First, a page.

For more than 40 years, Amtrak has relied on $1 billion or more a year in taxpayer handouts to run slow, and often late, passenger trains. Indeed, the man considered to be the “father” of Amtrak, Anthony Haswell, recently said that he is “personally embarrassed over what I helped to create.”
Passenger trains still can offer pleasure but are otherwise obsolete as a means for moving people from point A to point B. Rails are great for moving freight but just can’t compete with buses, cars and planes when it comes to convenience and cost. Even worse, Congress treats Amtrak as a form of pork barrel, sending trains with an insignificant number of riders to remote areas of the country.
Congress did, however, take a step in the right direction in 2008 by requiring states to pay the subsidies for short‐distance lines by 2013 or else the lines would be discontinued. That was a win for federalism: Federal taxpayers shouldn’t pay for activities that benefit a particular state.
The Hoosier State, which provides rail service between Indianapolis and Chicago four days a week, was one of the lines. Until recently, the state resisted what it absurdly claimed to be a federal “unfunded mandate.” Congress didn’t mandate that the states assume the subsidy burden and keep the lines in operation. Indiana and other states were given a choice.
At the last second, the Pence administration chose to use Hoosier tax dollars to keep the Hoosier State in operation. In a deal reached with Amtrak, the state will split with local governments that have stops along the route the $2.7 million needed to continue the line for another year. The line’s occupancy rate is less than 50 percent, but the governor claims that the agreement “will make Hoosier jobs more secure and preserve an important transportation link for Indiana.”
This observer is left to conclude that political expediency was the governor’s underlying rationale because outside of politics, putting state and local taxpayers on the hook for the line makes no economic sense. According to a study penned by my Cato Institute colleague Randal O’Toole, the Hoosier State costs taxpayers 80 cents for every passenger carried one mile. And that figure doesn’t include capital and maintenance costs. The figure was the worst of 27 short‐distance routes across the United States and twice as bad as the next closest line.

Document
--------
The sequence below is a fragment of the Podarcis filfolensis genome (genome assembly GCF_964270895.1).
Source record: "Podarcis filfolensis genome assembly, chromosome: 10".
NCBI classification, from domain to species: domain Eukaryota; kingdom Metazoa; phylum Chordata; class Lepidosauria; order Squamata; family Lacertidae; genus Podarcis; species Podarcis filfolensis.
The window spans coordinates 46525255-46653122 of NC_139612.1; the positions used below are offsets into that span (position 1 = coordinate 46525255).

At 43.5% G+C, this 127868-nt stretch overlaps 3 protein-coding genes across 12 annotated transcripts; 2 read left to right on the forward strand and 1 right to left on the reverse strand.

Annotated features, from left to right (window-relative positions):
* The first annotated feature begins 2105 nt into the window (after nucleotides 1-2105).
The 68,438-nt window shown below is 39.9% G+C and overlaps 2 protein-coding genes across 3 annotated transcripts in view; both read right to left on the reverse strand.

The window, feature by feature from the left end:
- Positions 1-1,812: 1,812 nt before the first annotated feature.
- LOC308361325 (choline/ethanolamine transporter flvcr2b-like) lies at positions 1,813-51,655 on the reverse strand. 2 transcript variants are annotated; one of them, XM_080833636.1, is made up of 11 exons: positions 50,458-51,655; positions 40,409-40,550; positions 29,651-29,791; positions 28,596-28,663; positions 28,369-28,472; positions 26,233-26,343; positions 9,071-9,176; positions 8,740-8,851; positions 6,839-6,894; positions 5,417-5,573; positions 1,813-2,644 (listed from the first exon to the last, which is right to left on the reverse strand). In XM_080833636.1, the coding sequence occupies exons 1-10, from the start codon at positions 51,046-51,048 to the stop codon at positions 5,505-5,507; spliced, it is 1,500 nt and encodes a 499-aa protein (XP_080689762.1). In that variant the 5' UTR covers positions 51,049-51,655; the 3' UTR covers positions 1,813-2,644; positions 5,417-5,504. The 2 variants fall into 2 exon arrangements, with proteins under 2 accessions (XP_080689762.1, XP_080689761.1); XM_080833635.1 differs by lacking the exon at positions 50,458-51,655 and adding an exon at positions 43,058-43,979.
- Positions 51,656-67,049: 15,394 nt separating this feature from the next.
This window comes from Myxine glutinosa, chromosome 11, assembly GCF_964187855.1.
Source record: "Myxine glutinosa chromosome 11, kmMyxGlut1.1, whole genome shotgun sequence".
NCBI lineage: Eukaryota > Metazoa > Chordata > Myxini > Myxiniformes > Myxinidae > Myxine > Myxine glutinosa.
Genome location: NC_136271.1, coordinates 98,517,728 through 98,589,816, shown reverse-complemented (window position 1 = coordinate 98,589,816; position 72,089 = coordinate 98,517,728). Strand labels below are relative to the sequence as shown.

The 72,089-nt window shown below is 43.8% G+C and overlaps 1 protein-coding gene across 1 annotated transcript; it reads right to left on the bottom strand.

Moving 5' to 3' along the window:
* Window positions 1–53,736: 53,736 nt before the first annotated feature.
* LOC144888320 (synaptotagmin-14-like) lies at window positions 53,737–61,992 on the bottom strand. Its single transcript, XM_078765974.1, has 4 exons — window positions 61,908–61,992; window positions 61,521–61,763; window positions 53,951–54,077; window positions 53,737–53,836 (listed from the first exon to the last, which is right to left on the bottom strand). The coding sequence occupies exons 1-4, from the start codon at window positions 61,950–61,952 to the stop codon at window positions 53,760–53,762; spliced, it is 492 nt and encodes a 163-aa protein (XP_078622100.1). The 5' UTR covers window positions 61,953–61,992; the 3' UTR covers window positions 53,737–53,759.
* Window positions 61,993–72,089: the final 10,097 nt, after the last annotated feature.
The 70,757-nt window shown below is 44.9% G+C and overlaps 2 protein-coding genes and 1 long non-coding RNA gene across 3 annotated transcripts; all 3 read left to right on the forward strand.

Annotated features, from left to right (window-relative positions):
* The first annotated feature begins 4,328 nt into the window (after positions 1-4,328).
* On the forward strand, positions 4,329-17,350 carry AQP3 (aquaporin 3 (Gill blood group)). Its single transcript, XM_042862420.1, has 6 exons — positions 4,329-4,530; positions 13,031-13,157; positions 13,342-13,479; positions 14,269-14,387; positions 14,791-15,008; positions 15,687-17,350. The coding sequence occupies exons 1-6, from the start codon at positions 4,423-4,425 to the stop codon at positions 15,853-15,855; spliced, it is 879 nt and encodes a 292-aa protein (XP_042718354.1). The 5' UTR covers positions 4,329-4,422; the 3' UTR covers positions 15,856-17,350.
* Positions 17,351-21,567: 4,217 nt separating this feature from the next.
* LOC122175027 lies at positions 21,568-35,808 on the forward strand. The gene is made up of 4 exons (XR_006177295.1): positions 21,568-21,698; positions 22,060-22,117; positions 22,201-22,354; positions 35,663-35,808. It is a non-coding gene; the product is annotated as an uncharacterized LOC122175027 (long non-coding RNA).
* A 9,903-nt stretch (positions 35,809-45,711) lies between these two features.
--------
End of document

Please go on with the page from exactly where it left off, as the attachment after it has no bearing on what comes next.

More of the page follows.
O’Toole also notes that, compared to the Hoosier State, “buses are not only less expensive but are faster and more frequent than Amtrak.” Indeed, it takes Amtrak five hours to complete its route (assuming it’s on time) versus a bit over three hours for a bus. Bus fare is generally cheaper than an Amtrak ticket, and the differential is even greater when Amtrak’s generous subsidies are included. (Yes, all modes of transportation are, unfortunately, subsidized by government to some degree, but Amtrak is the largest beneficiary on a per‐passenger‐mile basis.)
The cost‐benefit analysis performed by an outside firm for the Indiana Department Transportation also shows that having Indiana taxpayers foot the subsidy bill for the Hoosier State is a terrible deal. Whether service is continued as is or services are improved, the analysis shows that Indiana taxpayers would be on the hook for millions of dollars annually with minimal benefit. For example, under the four improved service options considered, the study found “no appreciable highways congestion delay savings” and “no airport congestion delay savings.”
Other than assuaging some local special interests and rail enthusiasts, it’s hard to understand why the allegedly fiscally conservative governor of Indiana would support even a one‐year deal to maintain the Hoosier State. Decades ago, former U.S. Sen. Russell Long asked why the government was trying to get people “to leave a taxpaying organization, the bus company, and ride on a tax‐eating organization, Amtrak?” Someone should ask Gov. Pence the same question.